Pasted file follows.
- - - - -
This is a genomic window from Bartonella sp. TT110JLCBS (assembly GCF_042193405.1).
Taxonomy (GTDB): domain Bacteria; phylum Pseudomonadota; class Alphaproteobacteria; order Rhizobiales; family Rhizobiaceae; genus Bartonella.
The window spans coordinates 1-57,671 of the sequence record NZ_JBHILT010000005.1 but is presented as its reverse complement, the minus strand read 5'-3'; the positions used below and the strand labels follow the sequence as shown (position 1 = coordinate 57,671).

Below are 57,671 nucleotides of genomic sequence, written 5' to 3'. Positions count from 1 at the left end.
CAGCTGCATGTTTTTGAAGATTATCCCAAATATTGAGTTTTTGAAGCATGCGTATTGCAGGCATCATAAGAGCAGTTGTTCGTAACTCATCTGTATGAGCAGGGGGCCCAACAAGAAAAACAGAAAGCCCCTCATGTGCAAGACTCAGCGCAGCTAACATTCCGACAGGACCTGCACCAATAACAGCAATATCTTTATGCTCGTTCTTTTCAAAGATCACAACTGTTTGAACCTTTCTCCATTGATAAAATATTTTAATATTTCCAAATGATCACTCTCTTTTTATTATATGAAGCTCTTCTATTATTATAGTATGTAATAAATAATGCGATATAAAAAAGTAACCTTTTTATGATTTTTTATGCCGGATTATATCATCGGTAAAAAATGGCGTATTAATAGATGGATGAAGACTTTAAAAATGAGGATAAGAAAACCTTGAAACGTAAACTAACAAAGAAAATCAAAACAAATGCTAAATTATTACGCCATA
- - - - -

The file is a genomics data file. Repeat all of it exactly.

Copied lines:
This is a genomic window from Bartonella sp. TT110JLCBS (assembly GCF_042193405.1).
Taxonomy (GTDB): domain Bacteria; phylum Pseudomonadota; class Alphaproteobacteria; order Rhizobiales; family Rhizobiaceae; genus Bartonella.
The window spans coordinates 1-57,671 of the sequence record NZ_JBHILT010000005.1 but is presented as its reverse complement, the minus strand read 5'-3'; the positions used below and the strand labels follow the sequence as shown (position 1 = coordinate 57,671).

Below are 57,671 nucleotides of genomic sequence, written 5' to 3'. Positions count from 1 at the left end.
CAGCTGCATGTTTTTGAAGATTATCCCAAATATTGAGTTTTTGAAGCATGCGTATTGCAGGCATCATAAGAGCAGTTGTTCGTAACTCATCTGTATGAGCAGGGGGCCCAACAAGAAAAACAGAAAGCCCCTCATGTGCAAGACTCAGCGCAGCTAACATTCCGACAGGACCTGCACCAATAACAGCAATATCTTTATGCTCGTTCTTTTCAAAGATCACAACTGTTTGAACCTTTCTCCATTGATAAAATATTTTAATATTTCCAAATGATCACTCTCTTTTTATTATATGAAGCTCTTCTATTATTATAGTATGTAATAAATAATGCGATATAAAAAAGTAACCTTTTTATGATTTTTTATGCCGGATTATATCATCGGTAAAAAATGGCGTATTAATAGATGGATGAAGACTTTAAAAATGAGGATAAGAAAACCTTGAAACGTAAACTAACAAAGAAAATCAAAACAAATGCTAAATTATTACGCCATA